Singing the praises of Canine Vision
by James Laking
One member of our choir at St. George’s Church in McAdam doesn’t sing, but he does occasionally groan during sermons, which prompted our former rector, the Rev. Wendy Amos-Binks, to ask him if the sermon was too long. He ignored her, but that isn’t as rude as it sounds. Porter is my constant companion –– a chocolate Labrador retriever and a Lions Foundation of Canada trained Canine Vision dog. His monogrammed black leather harness and leash make his status official.
Most Sundays my wife Margaret drives us to church, but when she has to work, Porter and I walk. When he realizes we are going to church, he increases his speed to the point that I sometimes have to say “Easy Porter they won’t start without us”.
Once we get to the church, Porter takes us to the door that leads to the choir room, then he waits while I get my gown on and pick up my case. Then we head up the steps to the main floor.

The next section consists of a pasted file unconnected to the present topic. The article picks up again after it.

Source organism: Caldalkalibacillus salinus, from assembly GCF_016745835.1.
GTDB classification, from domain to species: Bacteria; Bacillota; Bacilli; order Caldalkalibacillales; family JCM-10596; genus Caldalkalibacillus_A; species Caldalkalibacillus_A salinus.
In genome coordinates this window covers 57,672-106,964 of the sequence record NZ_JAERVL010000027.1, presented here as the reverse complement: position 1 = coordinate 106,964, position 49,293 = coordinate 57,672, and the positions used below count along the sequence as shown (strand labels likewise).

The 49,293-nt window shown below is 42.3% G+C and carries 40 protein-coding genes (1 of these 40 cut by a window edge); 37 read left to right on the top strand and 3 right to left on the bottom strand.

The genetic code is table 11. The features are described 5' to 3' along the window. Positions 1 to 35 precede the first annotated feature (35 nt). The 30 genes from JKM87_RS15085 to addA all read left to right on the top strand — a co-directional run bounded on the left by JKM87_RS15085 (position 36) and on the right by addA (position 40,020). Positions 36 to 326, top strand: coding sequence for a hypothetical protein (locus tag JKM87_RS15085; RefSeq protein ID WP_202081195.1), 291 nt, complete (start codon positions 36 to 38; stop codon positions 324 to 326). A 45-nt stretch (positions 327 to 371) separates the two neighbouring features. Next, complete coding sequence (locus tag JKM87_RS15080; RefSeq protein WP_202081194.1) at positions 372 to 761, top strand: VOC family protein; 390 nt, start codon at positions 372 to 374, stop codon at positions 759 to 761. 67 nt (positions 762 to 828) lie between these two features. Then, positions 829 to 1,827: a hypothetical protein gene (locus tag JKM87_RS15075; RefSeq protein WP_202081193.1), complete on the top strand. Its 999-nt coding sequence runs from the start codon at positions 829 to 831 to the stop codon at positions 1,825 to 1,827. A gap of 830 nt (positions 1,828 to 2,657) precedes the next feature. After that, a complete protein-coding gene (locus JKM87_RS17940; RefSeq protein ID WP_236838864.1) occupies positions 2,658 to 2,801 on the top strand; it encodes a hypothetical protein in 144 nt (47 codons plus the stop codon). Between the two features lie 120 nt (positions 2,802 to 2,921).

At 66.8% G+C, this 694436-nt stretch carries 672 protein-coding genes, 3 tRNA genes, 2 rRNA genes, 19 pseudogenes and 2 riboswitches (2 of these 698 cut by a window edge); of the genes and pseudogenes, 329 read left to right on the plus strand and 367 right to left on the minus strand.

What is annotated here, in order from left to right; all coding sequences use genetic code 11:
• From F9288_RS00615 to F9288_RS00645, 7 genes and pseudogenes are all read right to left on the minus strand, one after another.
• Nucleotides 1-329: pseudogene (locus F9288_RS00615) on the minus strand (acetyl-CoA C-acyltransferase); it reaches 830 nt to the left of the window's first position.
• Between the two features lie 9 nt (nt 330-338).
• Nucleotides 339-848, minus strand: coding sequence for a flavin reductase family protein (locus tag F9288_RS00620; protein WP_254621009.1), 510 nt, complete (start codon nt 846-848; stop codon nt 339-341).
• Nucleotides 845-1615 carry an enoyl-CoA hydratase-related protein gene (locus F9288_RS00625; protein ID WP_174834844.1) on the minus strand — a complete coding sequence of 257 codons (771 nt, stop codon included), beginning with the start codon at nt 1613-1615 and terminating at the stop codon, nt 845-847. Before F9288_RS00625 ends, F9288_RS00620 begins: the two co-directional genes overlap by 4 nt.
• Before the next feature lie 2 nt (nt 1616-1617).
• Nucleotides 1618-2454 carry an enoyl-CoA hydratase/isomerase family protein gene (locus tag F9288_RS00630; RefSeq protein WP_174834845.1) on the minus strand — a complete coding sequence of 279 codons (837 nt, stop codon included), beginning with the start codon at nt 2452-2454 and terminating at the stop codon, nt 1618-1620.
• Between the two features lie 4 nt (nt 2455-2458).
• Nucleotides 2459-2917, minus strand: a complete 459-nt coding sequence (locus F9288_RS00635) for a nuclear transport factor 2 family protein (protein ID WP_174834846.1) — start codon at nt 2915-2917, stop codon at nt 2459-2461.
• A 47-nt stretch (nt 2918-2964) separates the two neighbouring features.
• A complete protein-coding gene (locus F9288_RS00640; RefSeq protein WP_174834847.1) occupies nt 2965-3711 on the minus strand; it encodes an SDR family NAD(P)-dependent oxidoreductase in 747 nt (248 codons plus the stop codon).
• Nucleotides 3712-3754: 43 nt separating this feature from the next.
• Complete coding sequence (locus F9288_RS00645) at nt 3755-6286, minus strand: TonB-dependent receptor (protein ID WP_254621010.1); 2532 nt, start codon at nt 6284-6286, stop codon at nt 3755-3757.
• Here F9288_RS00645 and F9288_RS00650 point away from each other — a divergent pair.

We hand in our church envelope and make our way up the aisle and then up the steps to the choir pew. Porter finds his spot and waits for his reward for a job well done –– a cookie. He stays in the pew by himself when we go the communion rail and staying in place earns him another small cookie.
When the service is over, we get up and do the routine in reverse –– down the steps, along the aisle, greet the rector, downstairs to the choir room and get ready to go home.
People are amazed at how quiet he is in church and some even tell me he behaves better than their children!
Canine Vision dog guides are one of the safest methods of mobility for blind and visually impaired people. They make loyal choir members too; Porter has attended regularly since 2002.